Hedge fund manager Daniel Loeb, the founder of Third Point LLC, has hit back at the those taking aim at activist investing.
Loeb, one of the most prominent activist investors of his generation, defended the strategy in his second quarter letter to investors.
The strategy has generated bumper returns for investors over the years, but has recently faced criticism from the likes of Blackrock chief executive Larry Fink and Democratic presidential candidate Hillary Clinton.
Loeb argues in his letter that a lot of the criticism is out of date. He explained that his generation of activist investors is different from the corporate raiders of the 1980s.
Here’s Loeb (emphasis ours):
Lately, a varied chorus of powerful union bosses, politicians and candidates, an asset management company executive, and a few ivory tower types have asserted that activism is short term in nature, engaged in by “hit and run” investors who care only about making a quick buck while leaving a company and its employees in ruins. They assert that activists blackmail their targets to choke off long-term growth initiatives like research and development in favour of financial gimmicks that artificially and temporarily inflate share prices.
It might surprise people to hear that we agree completely that the sort of activism they describe is abominable. Luckily, it does not really exist, and certainly not at Third Point. Activists today are very different from corporate raiders of the ’80’s (about whom these criticisms might have been leveled fairly). Our activist investments, which we consider to be those in which we seek to use our minority shareholding to obtain board seats, have been some of our most complex and have been held for well over the one year threshold identified as offensive by the critics. In almost every example — from Ligand to Yahoo to Sotheby’s — our influence has contributed meaningfully to the sustainability and growth of the companies in question. In each of the three investments above, for example, we brought in all-star CEOs and gave them extensive runway to implement ambitious turnaround plans that would take years to come to fruition. A strong CEO with a coherent operating plan can create value for shareholders along the way as their plans are implemented. Our investors have benefitted from our ability to install visionary leaders like John Higgins, Marissa Mayer, and Tad Smith.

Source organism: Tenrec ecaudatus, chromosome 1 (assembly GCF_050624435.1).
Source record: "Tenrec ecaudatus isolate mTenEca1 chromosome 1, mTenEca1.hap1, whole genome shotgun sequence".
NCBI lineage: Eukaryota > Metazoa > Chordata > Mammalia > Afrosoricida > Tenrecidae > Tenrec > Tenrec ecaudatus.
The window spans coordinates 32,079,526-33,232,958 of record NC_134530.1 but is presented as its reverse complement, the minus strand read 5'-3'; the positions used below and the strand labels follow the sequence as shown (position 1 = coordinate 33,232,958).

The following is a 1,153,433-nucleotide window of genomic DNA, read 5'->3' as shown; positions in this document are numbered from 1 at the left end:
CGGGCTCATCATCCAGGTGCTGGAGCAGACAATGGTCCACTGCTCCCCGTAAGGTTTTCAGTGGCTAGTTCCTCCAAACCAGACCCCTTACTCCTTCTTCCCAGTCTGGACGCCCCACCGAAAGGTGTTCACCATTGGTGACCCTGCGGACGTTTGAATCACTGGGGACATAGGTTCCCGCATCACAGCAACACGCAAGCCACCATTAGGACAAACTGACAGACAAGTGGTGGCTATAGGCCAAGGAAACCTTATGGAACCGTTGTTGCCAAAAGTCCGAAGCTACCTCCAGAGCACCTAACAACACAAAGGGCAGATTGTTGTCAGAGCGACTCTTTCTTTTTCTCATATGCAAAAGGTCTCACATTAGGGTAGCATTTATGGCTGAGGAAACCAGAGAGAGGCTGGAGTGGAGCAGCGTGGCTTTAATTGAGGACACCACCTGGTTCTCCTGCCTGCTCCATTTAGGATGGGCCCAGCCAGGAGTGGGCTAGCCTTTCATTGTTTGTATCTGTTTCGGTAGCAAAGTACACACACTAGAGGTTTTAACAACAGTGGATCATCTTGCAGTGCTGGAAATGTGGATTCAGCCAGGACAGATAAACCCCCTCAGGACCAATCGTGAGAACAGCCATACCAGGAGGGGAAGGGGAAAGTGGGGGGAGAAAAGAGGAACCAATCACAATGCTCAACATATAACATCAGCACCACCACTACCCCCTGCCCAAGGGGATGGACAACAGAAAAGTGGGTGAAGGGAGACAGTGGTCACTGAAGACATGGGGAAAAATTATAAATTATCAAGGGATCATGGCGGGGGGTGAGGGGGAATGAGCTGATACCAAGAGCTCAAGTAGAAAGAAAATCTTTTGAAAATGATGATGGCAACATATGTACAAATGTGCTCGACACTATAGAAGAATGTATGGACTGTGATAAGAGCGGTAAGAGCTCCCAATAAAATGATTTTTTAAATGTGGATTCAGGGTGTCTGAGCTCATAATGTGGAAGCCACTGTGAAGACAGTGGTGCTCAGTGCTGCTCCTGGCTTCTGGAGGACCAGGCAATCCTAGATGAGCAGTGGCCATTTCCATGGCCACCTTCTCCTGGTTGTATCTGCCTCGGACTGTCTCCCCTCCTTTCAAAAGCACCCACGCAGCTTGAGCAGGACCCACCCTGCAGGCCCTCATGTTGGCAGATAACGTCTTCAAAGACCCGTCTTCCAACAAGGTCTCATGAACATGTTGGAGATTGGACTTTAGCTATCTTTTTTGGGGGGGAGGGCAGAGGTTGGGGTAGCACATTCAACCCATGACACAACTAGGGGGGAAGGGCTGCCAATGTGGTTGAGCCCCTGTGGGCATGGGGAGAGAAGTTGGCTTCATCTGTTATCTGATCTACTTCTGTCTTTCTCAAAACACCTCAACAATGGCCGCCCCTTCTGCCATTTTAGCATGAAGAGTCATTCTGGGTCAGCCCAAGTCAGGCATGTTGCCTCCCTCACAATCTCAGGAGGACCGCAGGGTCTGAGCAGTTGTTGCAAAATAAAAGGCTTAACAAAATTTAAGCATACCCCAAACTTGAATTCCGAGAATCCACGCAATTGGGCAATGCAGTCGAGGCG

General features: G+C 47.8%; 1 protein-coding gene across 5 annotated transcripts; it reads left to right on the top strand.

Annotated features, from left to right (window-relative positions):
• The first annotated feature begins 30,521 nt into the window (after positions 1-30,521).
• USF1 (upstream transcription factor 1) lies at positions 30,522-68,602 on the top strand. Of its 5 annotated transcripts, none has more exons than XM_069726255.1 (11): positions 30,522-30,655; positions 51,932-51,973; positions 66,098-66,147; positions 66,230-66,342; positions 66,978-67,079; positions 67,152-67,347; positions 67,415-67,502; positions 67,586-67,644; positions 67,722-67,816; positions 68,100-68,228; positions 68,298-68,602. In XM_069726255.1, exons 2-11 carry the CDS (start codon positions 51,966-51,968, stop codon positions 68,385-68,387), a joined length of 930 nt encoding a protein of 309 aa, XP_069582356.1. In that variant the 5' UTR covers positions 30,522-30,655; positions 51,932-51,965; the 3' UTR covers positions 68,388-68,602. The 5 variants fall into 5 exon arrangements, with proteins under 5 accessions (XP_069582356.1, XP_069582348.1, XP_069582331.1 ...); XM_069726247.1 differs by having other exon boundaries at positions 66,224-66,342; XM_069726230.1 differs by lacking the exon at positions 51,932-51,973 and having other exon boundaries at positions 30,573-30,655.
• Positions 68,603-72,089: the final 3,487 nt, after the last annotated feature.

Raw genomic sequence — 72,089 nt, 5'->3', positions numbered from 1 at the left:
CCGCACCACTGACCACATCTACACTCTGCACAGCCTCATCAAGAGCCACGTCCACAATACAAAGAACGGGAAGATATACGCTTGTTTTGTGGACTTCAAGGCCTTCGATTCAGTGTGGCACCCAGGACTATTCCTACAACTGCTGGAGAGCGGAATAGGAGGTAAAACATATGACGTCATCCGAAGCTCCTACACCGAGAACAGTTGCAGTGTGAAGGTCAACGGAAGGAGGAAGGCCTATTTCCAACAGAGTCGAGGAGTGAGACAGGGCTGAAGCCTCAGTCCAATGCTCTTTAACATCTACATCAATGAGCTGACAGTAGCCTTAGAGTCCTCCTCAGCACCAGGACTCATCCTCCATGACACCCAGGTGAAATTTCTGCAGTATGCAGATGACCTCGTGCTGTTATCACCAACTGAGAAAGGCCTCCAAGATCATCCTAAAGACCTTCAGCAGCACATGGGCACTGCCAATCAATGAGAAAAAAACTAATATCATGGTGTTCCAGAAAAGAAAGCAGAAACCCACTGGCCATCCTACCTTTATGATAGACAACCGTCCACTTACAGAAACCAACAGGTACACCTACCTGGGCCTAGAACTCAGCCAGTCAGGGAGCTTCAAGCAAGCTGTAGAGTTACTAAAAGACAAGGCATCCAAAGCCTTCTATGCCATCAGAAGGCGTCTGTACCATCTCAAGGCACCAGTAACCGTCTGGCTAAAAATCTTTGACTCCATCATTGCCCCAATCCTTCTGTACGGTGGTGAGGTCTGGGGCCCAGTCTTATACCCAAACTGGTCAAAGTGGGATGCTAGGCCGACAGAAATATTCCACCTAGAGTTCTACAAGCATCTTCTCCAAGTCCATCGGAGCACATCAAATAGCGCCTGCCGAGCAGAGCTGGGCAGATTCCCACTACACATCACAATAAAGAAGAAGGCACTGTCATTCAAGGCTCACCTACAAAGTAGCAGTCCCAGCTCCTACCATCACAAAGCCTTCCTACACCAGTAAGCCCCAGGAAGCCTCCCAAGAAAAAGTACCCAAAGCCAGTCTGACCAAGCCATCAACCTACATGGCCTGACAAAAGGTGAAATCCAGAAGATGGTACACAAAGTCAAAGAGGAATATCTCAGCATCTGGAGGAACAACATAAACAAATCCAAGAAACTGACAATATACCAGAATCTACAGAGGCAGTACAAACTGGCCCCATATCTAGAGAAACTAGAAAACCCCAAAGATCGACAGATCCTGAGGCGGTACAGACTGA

Loeb launched Third Point 20 years ago with $US3.4 million in capital from only five investors — all friends and family — and his own money. The activist investor has generated annualized returns of 20.5% since then, compared to the S&P 500’s annualized returns of 9.1% over the same period.
Loeb is up 4.9% for the first half of 2015, outperforming the S&P 500 whiuch is up 1.2%.
He also touted investments in the likes of Allergan, Suzuki Motor, Constellation, Mohawk, and Roper in his letter.